Brain science suggests that healing the mind plays a vital role in healing the rest of the body. Mind-body therapy makes use of two important facts: one, the thoughts we think are highly subjective, and two, they come from our unique set of beliefs about ourselves and the world around us. Healing can be complicated when we automatically believe that what we're thinking is fact, whether or not our thoughts are actually true.
Based on the thoughts we have, the beliefs we hold, and the emotions we experience, the mind and body respond to each other with feedback that, over time, becomes patterns of the same old habits (ways of thinking and reacting), year after year, decade after decade. Therapies with a mind-body focus are geared toward healing outmoded mind-body conversations that stop us from resolving past traumas and upsets, and help us instead to make positive change possible.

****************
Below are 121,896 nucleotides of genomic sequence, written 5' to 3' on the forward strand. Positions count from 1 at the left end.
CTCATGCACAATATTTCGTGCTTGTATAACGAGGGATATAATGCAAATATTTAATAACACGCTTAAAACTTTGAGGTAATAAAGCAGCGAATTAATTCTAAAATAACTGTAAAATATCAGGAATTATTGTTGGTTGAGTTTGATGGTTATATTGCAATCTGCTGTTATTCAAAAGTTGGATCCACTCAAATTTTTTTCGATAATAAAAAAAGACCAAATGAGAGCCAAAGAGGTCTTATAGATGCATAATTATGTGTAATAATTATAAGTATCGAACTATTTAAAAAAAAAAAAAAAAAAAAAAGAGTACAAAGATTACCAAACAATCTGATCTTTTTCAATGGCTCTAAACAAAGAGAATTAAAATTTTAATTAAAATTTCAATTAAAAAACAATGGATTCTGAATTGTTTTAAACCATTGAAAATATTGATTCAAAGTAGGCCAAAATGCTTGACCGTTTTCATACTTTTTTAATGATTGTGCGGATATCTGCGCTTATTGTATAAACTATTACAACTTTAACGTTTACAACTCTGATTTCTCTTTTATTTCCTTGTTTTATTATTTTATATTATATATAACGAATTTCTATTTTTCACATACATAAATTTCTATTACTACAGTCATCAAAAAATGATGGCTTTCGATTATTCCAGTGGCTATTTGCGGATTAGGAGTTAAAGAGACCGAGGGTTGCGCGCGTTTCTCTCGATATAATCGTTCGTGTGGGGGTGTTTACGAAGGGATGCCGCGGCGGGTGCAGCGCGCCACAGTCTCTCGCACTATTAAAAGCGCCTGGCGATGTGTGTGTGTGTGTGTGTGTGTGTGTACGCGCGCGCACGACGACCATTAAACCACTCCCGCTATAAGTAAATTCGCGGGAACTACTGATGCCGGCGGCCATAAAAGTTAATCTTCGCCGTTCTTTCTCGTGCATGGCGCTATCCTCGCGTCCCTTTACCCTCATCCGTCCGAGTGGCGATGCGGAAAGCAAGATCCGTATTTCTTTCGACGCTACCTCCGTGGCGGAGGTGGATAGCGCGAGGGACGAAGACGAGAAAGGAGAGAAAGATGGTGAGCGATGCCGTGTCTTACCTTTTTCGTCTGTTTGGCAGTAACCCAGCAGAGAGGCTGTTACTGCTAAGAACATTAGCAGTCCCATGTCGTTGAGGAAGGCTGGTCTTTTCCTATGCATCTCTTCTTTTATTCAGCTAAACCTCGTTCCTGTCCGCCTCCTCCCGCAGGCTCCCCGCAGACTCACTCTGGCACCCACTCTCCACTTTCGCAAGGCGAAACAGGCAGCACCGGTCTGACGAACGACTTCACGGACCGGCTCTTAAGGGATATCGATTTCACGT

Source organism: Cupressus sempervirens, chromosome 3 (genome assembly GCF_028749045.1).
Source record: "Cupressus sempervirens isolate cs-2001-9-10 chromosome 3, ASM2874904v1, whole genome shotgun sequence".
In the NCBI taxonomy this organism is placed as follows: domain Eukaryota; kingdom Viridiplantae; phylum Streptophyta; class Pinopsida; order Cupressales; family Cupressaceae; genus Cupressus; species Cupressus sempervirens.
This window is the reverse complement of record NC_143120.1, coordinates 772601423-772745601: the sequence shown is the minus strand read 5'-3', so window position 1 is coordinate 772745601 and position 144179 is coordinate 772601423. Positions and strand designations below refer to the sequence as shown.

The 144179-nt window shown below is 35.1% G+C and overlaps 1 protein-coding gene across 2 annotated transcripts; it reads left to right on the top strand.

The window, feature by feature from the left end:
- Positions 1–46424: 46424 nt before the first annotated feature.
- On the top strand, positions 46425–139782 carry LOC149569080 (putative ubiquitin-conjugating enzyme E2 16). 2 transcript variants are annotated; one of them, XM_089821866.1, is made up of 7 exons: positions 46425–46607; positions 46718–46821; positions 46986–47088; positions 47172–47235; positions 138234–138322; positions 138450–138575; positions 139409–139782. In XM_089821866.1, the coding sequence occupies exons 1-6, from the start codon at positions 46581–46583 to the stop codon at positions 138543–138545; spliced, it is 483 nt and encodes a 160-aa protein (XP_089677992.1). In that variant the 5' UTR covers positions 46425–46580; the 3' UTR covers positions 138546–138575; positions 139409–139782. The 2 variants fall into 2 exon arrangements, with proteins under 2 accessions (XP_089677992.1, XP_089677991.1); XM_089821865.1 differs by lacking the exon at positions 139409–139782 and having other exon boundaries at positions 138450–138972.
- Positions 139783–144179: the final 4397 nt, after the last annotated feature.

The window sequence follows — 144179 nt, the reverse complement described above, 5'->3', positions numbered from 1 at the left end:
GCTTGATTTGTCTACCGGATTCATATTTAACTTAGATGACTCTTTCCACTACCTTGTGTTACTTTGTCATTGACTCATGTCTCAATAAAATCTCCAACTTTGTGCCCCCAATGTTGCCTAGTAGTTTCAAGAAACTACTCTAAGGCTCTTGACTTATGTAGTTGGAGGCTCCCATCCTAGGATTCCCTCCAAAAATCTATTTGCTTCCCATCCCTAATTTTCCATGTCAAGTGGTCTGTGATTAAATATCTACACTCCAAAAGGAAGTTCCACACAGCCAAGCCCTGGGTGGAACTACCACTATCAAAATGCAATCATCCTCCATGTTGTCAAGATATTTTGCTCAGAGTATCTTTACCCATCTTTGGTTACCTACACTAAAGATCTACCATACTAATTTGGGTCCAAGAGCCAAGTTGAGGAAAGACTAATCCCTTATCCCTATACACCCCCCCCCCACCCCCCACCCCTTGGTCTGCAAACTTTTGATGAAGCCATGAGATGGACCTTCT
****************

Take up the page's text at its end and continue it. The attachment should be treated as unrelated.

Mind-body therapies help us create change by drawing attention to negative thoughts and beliefs, and encouraging new ways of responding. For example, if we have to speak in public, we might suddenly realize that we're holding stress in our chest which causes us to hold our breath. What’s more, it's difficult to change that fear of speaking in public until we become aware of how our mind (thoughts and beliefs) and body (how stress feels physically and where we feel it) respond to the stress it creates. Once we're aware of it, we're empowered to change it. Mind-body therapies I might recommend during counseling include guided visualizations, body scan, EMDR, internal and external mindfulness, exposure therapies, and energy therapies.